Section two looks at various monetary and fiscal measures by the Malawi government to control inflation. The monetary policy elements discussed includes control of bank lend rate, and direct control of credit creation. The fiscal policy looks at taxation and reduction in government spending as the key measures towards achieving a stable and reduced inflation figures.
1. Introduction and Background
1.1. Demography of Lilongwe City
Lilongwe is the capital city of Malawi with a population of about 1 million and it covers 456 km² land area. 78 percent of the city’s inhabitants is destitute and survive on less than 15 percent of the land area in such unstructured suburbs as Kauma, Mgona, Mtandire, Kawale, and Mchesi just to mention but a few. The Lilongwe city has an estimated total household of 247,379 and over 75 percent of the resident dwell in informal areas (NSO,2009). The housing typology comprises of low-density, medium-density, high-density permanent for intermediate wage earners, and Traditional Housing Areas (THA) for low-income employees. Additionally, there are the slum areas that are exceedingly high density (KRI/NIPPON Co Ltd, 2010).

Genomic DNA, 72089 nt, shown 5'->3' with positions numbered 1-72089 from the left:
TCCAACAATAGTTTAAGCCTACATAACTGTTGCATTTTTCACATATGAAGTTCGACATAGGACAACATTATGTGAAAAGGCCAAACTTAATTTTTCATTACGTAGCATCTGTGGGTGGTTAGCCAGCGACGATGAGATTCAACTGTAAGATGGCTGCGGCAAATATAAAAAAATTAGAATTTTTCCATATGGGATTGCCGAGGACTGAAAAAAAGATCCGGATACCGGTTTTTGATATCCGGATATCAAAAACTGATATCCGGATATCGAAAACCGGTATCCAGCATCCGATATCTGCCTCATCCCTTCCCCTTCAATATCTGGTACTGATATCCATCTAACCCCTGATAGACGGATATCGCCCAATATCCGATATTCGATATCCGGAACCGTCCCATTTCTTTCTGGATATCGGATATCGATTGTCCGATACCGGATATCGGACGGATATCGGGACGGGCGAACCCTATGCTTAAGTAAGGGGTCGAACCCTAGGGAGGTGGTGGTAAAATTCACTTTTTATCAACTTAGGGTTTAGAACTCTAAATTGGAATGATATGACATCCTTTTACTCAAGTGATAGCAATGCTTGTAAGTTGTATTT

The nature of poor land administration and the deficiency of a proper housing policy set hurdles for the housing situation. Formal housing is therefore insufficient and has caused the growth of population in the slum areas. The majority of slum inhabitants are residing in below par housing environments with scarce societal infrastructure and absence basic city services. Development associations functioning in Lilongwe for instance Centre for Community Organization and Development (CCODE) and Habitat for Humanity Malawi (HfHM) are contributing in the delivery of low cost housing in the urban areas as a remedy to the low supply of housing in the city. The Government is also functioning with these associations in providing low-income housing for public workers who have not profited from the Housing Scheme. The rate of the housing provision for the Government and associations seems slow and the housing units of all classes appear to have an enormously great demand. This is fundamentally as a result of the absence of reasonably priced housing finance which has caused large scarcity of housing units in Lilongwe.